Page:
Perhaps it's a coincidence that I just finished reading Richard Heideman's new book, The Bloody Price of Freedom last week, the same week in which U.S. Ambassador Thomas Nides said he was "infuriated" by settlement growth. Nides would do well to read the book too. I'll lend him my copy.
"I'm a bit of a nag on this, including the idea of settlement growth, which infuriates me when they do things that just infuriate the situation in east Jerusalem and the West Bank," Nides wrote He was clearly playing to his audience and likely believes what he said. He's also representing the Biden administration, which seems to support an "anti-settlement" policy, hanging on to hopes that the Palestinian Authority is somehow prepared to step up to make peace after squandering numerous opportunities over decades.
Nides somehow believes that constructing new homes in my neighborhood is, as Palestinian Arabs preached for 50 years, an obstacle to peace. Hanging onto the two-state illusion, Nides stated, "We can't do stupid things that impede us for a two-state solution ... we can't have Israelis doing settlement growth in east Jerusalem or the West Bank."
Nides' comments were not only mistaken, but they were also shockingly undiplomatic for America's new ambassador to Israel. Were Ambassador Nides to read Heideman's book he'd learn, among other things, about Israel's strong legal case combatting antisemitic and anti-Israel arracks, to which it has been subject since 1948, including combatting terror.
While Nides held no punches about being infuriated over "settlements," he swung and missed relating to the real obstacle to peace, the PA's refusal to accept Israel's existence and make peace for real, while combatting terror and eliminating incitement to terror. As wrong as he was, at least he opened the door to acknowledge that, "By the way, the Palestinians are not perfect, either ... I want to be clear here."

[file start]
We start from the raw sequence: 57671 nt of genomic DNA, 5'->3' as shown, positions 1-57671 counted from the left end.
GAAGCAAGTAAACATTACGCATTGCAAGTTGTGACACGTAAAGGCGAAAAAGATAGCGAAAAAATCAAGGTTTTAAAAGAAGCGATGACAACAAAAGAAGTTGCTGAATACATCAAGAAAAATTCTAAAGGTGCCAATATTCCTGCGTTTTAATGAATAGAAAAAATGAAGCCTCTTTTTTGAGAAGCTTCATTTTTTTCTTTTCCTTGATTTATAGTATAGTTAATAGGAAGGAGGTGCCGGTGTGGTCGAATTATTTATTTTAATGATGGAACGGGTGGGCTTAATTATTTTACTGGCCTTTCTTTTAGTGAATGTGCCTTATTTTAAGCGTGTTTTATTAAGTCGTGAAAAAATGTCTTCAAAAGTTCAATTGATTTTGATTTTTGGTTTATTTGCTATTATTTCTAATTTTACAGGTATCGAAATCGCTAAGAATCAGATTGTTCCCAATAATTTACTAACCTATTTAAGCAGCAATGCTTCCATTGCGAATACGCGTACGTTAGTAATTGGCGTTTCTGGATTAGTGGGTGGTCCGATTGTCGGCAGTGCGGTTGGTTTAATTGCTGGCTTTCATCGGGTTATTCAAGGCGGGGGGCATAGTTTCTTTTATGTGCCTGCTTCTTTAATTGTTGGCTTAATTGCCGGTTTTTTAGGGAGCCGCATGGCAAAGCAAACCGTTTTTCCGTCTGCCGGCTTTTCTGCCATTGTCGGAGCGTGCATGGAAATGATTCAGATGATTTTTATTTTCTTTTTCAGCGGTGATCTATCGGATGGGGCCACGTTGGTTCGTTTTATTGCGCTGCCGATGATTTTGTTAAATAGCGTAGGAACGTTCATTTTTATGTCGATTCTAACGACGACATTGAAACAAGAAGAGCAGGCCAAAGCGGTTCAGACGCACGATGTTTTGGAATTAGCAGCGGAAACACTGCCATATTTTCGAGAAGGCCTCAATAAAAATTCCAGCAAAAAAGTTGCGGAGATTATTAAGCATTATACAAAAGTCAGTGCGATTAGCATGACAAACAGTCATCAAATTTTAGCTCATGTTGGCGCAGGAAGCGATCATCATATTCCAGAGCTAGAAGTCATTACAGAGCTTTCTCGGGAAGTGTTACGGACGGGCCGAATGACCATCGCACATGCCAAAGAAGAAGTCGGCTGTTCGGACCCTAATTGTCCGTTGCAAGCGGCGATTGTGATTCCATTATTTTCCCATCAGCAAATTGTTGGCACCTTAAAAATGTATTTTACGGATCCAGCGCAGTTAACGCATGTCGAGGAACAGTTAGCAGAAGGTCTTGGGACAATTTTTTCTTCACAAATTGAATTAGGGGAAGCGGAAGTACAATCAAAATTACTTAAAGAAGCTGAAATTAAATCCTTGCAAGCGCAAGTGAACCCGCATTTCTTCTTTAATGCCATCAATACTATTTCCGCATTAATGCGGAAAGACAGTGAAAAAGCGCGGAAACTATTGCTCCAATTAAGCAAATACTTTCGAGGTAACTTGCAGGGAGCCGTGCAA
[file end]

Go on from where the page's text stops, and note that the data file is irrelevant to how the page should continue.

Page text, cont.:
Included in this, Nides mentioned the PA's "pay to slay" program, providing stipends for terrorists and the families of terrorists. "These martyr payments, you know we can debate and talk about it, have caused enormous amounts of problems. And I'm working ... to figure out how to stop it, because it gives the haters—and there are haters—who say: 'We can't do this because they are paying for people to kill Jews.' Again, it's more complicated than that. I just want to make clear that not everyone is perfect."
Just to be clear, Nides is infuriated with my new apartment, but providing cash subsidies to terrorists and their families is debatable and causes problems. He did everything but borrow Jimmy Carter's critique of Palestinian Arab terror as being bad for business, but not morally repugnant or illegal. Yes, according to U.S. law, pay to slay is illegal. That was encoded in what's known as the Taylor Force Act. Taylor Force was an American Christian who was murdered by a terrorist.
No, Mr. Ambassador, there's really nothing to debate or talk about. Palestinian Arab incitement and actual terror is the obstacle to peace, not my apartment. I was thinking about this from a personal perspective and realized that if, God forbid, I were to be killed by a terrorist, because I live in a "settlement," the ambassador would not show up to pay his condolences to my American family, because he is not only infuriated by our home but won't dignify the Jewish people's legitimate and historic right to live in Judea and Samaria. I guess he's representing the Ben and Jerry's of diplomacy.